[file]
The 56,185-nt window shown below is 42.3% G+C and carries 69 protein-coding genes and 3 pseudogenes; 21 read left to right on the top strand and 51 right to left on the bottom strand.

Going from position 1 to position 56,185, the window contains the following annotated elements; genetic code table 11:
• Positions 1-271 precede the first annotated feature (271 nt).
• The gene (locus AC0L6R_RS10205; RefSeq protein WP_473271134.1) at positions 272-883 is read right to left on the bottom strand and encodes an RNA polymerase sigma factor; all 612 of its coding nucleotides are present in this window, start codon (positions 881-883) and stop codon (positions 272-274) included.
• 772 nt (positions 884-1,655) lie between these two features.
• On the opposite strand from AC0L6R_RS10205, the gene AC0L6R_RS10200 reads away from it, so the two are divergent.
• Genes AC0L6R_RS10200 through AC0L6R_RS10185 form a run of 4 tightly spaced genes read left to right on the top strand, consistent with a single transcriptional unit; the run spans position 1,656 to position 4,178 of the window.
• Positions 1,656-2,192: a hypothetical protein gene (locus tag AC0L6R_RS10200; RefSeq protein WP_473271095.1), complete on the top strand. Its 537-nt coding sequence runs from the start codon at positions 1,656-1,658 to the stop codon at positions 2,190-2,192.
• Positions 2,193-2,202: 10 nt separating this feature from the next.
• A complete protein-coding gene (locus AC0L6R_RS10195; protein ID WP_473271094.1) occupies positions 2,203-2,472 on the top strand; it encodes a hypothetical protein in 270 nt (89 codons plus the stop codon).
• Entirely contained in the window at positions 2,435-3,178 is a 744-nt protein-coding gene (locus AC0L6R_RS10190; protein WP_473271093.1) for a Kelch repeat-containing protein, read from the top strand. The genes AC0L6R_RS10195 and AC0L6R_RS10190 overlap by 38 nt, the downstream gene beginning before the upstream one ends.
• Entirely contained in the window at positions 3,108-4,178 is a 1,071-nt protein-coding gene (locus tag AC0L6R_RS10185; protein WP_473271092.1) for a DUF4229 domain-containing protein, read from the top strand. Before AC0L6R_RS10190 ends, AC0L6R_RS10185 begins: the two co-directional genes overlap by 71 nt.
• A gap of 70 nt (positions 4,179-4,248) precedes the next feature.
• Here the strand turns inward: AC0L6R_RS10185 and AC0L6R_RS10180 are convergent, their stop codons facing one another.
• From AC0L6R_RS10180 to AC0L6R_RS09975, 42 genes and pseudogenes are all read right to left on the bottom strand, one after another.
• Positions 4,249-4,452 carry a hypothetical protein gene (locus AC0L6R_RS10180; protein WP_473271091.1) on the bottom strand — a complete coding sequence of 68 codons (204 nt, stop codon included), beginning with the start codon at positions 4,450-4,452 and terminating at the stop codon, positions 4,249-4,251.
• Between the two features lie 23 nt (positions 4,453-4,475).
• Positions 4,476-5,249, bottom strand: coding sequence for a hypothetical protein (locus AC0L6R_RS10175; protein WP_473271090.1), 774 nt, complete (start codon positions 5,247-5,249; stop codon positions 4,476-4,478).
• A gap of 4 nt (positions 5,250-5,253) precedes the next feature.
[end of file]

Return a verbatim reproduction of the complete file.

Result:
The 56,185-nt window shown below is 42.3% G+C and carries 69 protein-coding genes and 3 pseudogenes; 21 read left to right on the top strand and 51 right to left on the bottom strand.

Going from position 1 to position 56,185, the window contains the following annotated elements; genetic code table 11:
• Positions 1-271 precede the first annotated feature (271 nt).
• The gene (locus AC0L6R_RS10205; RefSeq protein WP_473271134.1) at positions 272-883 is read right to left on the bottom strand and encodes an RNA polymerase sigma factor; all 612 of its coding nucleotides are present in this window, start codon (positions 881-883) and stop codon (positions 272-274) included.
• 772 nt (positions 884-1,655) lie between these two features.
• On the opposite strand from AC0L6R_RS10205, the gene AC0L6R_RS10200 reads away from it, so the two are divergent.
• Genes AC0L6R_RS10200 through AC0L6R_RS10185 form a run of 4 tightly spaced genes read left to right on the top strand, consistent with a single transcriptional unit; the run spans position 1,656 to position 4,178 of the window.
• Positions 1,656-2,192: a hypothetical protein gene (locus tag AC0L6R_RS10200; RefSeq protein WP_473271095.1), complete on the top strand. Its 537-nt coding sequence runs from the start codon at positions 1,656-1,658 to the stop codon at positions 2,190-2,192.
• Positions 2,193-2,202: 10 nt separating this feature from the next.
• A complete protein-coding gene (locus AC0L6R_RS10195; protein ID WP_473271094.1) occupies positions 2,203-2,472 on the top strand; it encodes a hypothetical protein in 270 nt (89 codons plus the stop codon).
• Entirely contained in the window at positions 2,435-3,178 is a 744-nt protein-coding gene (locus AC0L6R_RS10190; protein WP_473271093.1) for a Kelch repeat-containing protein, read from the top strand. The genes AC0L6R_RS10195 and AC0L6R_RS10190 overlap by 38 nt, the downstream gene beginning before the upstream one ends.
• Entirely contained in the window at positions 3,108-4,178 is a 1,071-nt protein-coding gene (locus tag AC0L6R_RS10185; protein WP_473271092.1) for a DUF4229 domain-containing protein, read from the top strand. Before AC0L6R_RS10190 ends, AC0L6R_RS10185 begins: the two co-directional genes overlap by 71 nt.
• A gap of 70 nt (positions 4,179-4,248) precedes the next feature.
• Here the strand turns inward: AC0L6R_RS10185 and AC0L6R_RS10180 are convergent, their stop codons facing one another.
• From AC0L6R_RS10180 to AC0L6R_RS09975, 42 genes and pseudogenes are all read right to left on the bottom strand, one after another.
• Positions 4,249-4,452 carry a hypothetical protein gene (locus AC0L6R_RS10180; protein WP_473271091.1) on the bottom strand — a complete coding sequence of 68 codons (204 nt, stop codon included), beginning with the start codon at positions 4,450-4,452 and terminating at the stop codon, positions 4,249-4,251.
• Between the two features lie 23 nt (positions 4,453-4,475).
• Positions 4,476-5,249, bottom strand: coding sequence for a hypothetical protein (locus AC0L6R_RS10175; protein WP_473271090.1), 774 nt, complete (start codon positions 5,247-5,249; stop codon positions 4,476-4,478).
• A gap of 4 nt (positions 5,250-5,253) precedes the next feature.